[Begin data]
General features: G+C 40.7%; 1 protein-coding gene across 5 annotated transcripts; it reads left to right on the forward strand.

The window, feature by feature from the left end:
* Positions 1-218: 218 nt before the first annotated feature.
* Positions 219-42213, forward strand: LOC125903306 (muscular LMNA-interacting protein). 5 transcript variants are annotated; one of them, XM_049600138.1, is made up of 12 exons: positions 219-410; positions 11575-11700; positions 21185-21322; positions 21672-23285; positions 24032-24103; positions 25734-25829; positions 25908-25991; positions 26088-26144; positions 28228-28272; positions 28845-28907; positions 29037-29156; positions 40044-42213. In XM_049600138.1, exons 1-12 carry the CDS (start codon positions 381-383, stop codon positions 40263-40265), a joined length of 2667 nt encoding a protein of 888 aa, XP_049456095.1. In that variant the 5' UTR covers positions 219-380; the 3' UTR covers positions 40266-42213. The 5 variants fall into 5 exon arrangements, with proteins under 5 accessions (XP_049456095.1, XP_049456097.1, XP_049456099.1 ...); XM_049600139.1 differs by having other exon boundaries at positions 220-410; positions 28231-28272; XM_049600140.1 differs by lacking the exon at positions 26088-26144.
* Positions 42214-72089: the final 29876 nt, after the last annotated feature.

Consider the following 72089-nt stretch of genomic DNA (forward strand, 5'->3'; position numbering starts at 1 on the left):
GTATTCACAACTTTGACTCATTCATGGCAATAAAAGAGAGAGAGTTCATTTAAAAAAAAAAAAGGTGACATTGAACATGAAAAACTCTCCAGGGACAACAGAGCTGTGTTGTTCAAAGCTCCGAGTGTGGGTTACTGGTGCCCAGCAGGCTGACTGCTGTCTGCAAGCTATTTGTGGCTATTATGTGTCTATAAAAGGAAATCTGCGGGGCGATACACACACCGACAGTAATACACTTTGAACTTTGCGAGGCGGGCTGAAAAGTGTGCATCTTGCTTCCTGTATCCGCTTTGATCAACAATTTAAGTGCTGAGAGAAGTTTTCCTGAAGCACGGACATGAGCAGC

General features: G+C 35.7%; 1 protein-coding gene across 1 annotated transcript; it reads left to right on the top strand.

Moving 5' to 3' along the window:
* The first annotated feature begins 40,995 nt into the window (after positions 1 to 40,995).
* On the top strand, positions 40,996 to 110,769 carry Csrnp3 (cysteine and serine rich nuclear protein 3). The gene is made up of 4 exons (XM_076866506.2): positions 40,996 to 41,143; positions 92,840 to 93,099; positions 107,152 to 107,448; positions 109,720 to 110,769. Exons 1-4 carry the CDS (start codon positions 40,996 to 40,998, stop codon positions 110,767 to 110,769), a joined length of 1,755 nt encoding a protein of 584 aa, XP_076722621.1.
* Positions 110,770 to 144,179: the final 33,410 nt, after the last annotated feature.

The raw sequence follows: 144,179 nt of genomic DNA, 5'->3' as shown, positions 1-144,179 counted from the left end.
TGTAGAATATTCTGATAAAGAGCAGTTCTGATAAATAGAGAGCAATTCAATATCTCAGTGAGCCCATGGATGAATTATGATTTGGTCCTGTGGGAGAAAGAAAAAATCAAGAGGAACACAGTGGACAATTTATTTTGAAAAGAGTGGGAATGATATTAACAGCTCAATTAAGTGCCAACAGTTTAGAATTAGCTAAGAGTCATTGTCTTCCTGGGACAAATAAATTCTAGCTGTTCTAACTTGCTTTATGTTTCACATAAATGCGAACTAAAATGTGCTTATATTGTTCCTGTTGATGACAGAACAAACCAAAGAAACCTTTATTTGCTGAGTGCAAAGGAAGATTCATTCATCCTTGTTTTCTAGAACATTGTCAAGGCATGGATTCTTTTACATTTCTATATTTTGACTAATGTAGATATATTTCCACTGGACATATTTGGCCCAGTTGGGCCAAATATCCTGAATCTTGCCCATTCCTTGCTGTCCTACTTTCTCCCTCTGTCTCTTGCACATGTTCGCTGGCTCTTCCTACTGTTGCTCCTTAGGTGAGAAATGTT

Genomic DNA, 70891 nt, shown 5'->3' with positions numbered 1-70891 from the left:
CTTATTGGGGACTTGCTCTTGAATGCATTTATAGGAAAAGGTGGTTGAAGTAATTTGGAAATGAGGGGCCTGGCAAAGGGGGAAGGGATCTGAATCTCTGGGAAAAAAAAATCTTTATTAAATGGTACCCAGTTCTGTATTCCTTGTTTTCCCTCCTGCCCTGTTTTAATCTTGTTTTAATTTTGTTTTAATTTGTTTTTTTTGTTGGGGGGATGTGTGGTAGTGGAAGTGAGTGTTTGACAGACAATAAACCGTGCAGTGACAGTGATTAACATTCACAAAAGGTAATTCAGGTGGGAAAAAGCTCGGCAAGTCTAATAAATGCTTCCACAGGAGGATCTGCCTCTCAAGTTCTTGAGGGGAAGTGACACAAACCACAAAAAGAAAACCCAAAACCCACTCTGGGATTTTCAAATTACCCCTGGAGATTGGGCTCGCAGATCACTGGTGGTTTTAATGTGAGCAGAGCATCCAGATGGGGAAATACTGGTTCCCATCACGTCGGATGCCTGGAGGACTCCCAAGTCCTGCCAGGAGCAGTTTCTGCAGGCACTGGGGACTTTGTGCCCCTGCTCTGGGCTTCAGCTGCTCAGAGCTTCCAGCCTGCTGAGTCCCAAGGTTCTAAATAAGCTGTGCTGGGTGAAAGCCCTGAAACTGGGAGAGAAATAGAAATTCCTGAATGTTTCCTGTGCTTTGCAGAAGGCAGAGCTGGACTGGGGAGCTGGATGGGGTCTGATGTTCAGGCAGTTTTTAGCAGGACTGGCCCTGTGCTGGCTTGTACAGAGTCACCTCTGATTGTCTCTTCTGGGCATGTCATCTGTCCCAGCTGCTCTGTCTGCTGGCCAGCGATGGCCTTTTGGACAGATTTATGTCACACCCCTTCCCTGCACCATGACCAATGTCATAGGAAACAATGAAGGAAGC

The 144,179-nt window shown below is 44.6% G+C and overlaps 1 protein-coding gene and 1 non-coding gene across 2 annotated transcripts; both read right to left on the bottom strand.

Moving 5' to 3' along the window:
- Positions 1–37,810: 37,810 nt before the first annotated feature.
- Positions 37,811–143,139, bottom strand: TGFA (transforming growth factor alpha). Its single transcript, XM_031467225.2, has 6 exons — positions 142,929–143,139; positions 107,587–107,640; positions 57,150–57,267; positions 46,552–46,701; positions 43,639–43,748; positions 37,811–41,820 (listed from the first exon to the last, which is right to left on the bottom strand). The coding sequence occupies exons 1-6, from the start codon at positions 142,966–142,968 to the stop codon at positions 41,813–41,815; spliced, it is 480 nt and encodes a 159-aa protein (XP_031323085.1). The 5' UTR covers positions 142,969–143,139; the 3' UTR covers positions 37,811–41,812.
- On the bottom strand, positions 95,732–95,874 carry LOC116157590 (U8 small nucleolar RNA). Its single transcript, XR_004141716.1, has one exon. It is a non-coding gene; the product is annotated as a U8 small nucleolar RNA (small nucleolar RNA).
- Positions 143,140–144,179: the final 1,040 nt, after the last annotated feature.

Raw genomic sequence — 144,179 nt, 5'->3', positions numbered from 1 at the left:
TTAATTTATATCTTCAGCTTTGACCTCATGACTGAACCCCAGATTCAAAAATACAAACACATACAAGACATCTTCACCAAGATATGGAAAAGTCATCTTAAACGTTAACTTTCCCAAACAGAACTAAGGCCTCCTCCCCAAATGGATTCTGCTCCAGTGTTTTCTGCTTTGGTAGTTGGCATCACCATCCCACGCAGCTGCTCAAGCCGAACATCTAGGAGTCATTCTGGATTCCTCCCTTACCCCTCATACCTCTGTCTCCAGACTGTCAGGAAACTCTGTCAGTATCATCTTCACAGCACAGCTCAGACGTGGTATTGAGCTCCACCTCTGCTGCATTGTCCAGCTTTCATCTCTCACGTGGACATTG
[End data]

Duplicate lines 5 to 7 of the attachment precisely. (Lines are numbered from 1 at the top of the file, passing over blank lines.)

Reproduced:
* Positions 42214-72089: the final 29876 nt, after the last annotated feature.

Consider the following 72089-nt stretch of genomic DNA (forward strand, 5'->3'; position numbering starts at 1 on the left):
GTATTCACAACTTTGACTCATTCATGGCAATAAAAGAGAGAGAGTTCATTTAAAAAAAAAAAAGGTGACATTGAACATGAAAAACTCTCCAGGGACAACAGAGCTGTGTTGTTCAAAGCTCCGAGTGTGGGTTACTGGTGCCCAGCAGGCTGACTGCTGTCTGCAAGCTATTTGTGGCTATTATGTGTCTATAAAAGGAAATCTGCGGGGCGATACACACACCGACAGTAATACACTTTGAACTTTGCGAGGCGGGCTGAAAAGTGTGCATCTTGCTTCCTGTATCCGCTTTGATCAACAATTTAAGTGCTGAGAGAAGTTTTCCTGAAGCACGGACATGAGCAGC